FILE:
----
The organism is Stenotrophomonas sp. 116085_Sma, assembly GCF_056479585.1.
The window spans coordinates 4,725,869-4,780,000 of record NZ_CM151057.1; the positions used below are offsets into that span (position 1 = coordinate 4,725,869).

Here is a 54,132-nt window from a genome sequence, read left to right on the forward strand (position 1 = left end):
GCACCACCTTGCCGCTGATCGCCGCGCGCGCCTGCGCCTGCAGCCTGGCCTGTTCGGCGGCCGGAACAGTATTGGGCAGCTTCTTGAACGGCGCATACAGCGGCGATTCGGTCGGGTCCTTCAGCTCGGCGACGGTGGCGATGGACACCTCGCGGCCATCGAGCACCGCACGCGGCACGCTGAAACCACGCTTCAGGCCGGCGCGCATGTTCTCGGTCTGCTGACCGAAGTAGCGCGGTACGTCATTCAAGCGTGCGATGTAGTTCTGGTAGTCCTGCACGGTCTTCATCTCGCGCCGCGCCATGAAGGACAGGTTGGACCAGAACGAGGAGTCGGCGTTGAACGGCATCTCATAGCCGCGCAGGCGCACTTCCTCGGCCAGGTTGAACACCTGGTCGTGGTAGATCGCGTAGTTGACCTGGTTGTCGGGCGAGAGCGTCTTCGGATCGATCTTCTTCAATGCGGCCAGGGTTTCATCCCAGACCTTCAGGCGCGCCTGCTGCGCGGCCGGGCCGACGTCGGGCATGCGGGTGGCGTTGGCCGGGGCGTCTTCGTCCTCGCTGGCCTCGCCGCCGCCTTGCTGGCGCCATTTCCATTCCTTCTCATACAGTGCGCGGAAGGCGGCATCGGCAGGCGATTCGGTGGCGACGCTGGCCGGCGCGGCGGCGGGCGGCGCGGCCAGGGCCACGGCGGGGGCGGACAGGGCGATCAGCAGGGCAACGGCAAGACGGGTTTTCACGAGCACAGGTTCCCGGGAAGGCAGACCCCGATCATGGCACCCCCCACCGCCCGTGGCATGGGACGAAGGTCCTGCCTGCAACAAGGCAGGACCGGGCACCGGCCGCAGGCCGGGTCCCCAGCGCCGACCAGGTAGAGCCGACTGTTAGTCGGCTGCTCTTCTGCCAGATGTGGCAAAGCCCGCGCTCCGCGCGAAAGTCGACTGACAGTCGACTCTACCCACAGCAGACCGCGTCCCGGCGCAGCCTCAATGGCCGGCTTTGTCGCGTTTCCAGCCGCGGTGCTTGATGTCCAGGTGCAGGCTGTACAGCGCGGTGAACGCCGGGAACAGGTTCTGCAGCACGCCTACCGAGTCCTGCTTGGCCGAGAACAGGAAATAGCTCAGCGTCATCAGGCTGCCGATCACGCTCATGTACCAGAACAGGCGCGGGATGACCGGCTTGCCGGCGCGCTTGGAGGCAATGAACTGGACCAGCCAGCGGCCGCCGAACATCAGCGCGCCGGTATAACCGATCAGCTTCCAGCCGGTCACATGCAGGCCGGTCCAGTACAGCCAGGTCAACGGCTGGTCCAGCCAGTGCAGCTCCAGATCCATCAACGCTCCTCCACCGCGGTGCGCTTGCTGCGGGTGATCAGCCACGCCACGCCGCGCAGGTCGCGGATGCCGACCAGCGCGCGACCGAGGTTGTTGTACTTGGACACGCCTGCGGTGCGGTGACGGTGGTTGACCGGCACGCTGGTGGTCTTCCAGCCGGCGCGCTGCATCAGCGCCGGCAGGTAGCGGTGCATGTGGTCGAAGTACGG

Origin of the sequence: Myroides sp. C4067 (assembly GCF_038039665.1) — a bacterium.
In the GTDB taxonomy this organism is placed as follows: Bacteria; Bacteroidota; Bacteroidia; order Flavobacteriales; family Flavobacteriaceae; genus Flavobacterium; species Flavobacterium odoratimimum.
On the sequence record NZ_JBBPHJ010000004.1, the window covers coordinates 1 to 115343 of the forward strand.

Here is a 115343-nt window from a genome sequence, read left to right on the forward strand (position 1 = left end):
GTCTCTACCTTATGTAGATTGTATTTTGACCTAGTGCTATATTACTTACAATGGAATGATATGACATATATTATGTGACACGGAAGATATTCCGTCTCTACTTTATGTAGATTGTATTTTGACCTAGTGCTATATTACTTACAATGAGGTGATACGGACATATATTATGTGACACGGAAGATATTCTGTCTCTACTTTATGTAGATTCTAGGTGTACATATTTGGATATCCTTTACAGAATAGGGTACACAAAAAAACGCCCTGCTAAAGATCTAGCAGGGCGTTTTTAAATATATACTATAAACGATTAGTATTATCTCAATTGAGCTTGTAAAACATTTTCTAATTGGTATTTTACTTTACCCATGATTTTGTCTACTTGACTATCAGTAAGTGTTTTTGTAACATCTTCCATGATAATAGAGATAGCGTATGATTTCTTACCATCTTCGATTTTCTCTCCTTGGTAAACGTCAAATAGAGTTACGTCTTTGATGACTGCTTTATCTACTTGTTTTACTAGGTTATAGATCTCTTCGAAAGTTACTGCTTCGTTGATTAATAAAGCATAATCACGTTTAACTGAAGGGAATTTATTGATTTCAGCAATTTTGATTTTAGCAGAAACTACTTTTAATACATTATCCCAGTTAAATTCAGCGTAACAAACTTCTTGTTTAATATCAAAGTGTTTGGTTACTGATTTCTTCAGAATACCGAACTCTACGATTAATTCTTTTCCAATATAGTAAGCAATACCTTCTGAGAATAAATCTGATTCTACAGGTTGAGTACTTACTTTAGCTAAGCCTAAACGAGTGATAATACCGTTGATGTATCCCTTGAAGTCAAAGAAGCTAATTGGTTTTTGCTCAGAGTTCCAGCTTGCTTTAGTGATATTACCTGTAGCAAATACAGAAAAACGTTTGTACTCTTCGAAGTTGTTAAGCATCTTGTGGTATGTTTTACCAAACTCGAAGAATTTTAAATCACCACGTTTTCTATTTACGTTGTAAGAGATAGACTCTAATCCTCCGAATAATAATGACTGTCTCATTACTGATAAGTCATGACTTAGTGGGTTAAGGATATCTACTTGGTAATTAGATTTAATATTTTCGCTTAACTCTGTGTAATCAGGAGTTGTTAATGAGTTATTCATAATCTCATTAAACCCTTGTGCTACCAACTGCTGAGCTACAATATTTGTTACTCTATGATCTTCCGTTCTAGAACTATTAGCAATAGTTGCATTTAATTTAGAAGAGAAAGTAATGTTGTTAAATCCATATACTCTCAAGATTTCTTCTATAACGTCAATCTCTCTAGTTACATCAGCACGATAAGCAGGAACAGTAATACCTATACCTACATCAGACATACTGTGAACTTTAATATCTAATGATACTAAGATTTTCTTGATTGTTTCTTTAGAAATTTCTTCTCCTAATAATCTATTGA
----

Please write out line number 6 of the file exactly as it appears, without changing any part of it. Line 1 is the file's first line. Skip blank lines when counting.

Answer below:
In the GTDB taxonomy this organism is placed as follows: Bacteria; Bacteroidota; Bacteroidia; order Flavobacteriales; family Flavobacteriaceae; genus Flavobacterium; species Flavobacterium odoratimimum.